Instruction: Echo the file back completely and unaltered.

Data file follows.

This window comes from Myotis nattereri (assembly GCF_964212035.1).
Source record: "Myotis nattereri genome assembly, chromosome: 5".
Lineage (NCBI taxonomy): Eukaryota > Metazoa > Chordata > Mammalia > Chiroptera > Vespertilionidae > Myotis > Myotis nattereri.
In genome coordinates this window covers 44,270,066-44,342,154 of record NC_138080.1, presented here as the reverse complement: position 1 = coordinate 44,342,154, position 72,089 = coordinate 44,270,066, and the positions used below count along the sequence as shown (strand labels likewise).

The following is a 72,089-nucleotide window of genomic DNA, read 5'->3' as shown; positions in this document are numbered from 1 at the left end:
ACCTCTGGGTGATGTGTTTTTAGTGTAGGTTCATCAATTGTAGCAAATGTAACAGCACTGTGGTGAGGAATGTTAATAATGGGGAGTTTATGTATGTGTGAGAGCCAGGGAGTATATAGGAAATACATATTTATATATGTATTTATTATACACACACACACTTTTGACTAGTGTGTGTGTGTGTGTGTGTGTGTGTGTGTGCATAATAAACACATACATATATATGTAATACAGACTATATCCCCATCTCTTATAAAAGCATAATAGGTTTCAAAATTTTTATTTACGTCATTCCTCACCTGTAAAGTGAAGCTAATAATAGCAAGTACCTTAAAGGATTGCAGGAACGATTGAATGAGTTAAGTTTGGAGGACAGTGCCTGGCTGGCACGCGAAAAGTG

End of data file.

This window comes from Myotis nattereri (assembly GCF_964212035.1).
Source record: "Myotis nattereri genome assembly, chromosome: 5".
Lineage (NCBI taxonomy): Eukaryota > Metazoa > Chordata > Mammalia > Chiroptera > Vespertilionidae > Myotis > Myotis nattereri.
In genome coordinates this window covers 44,270,066-44,342,154 of record NC_138080.1, presented here as the reverse complement: position 1 = coordinate 44,342,154, position 72,089 = coordinate 44,270,066, and the positions used below count along the sequence as shown (strand labels likewise).

The following is a 72,089-nucleotide window of genomic DNA, read 5'->3' as shown; positions in this document are numbered from 1 at the left end:
ACCTCTGGGTGATGTGTTTTTAGTGTAGGTTCATCAATTGTAGCAAATGTAACAGCACTGTGGTGAGGAATGTTAATAATGGGGAGTTTATGTATGTGTGAGAGCCAGGGAGTATATAGGAAATACATATTTATATATGTATTTATTATACACACACACACTTTTGACTAGTGTGTGTGTGTGTGTGTGTGTGTGTGTGTGCATAATAAACACATACATATATATGTAATACAGACTATATCCCCATCTCTTATAAAAGCATAATAGGTTTCAAAATTTTTATTTACGTCATTCCTCACCTGTAAAGTGAAGCTAATAATAGCAAGTACCTTAAAGGATTGCAGGAACGATTGAATGAGTTAAGTTTGGAGGACAGTGCCTGGCTGGCACGCGAAAAGTG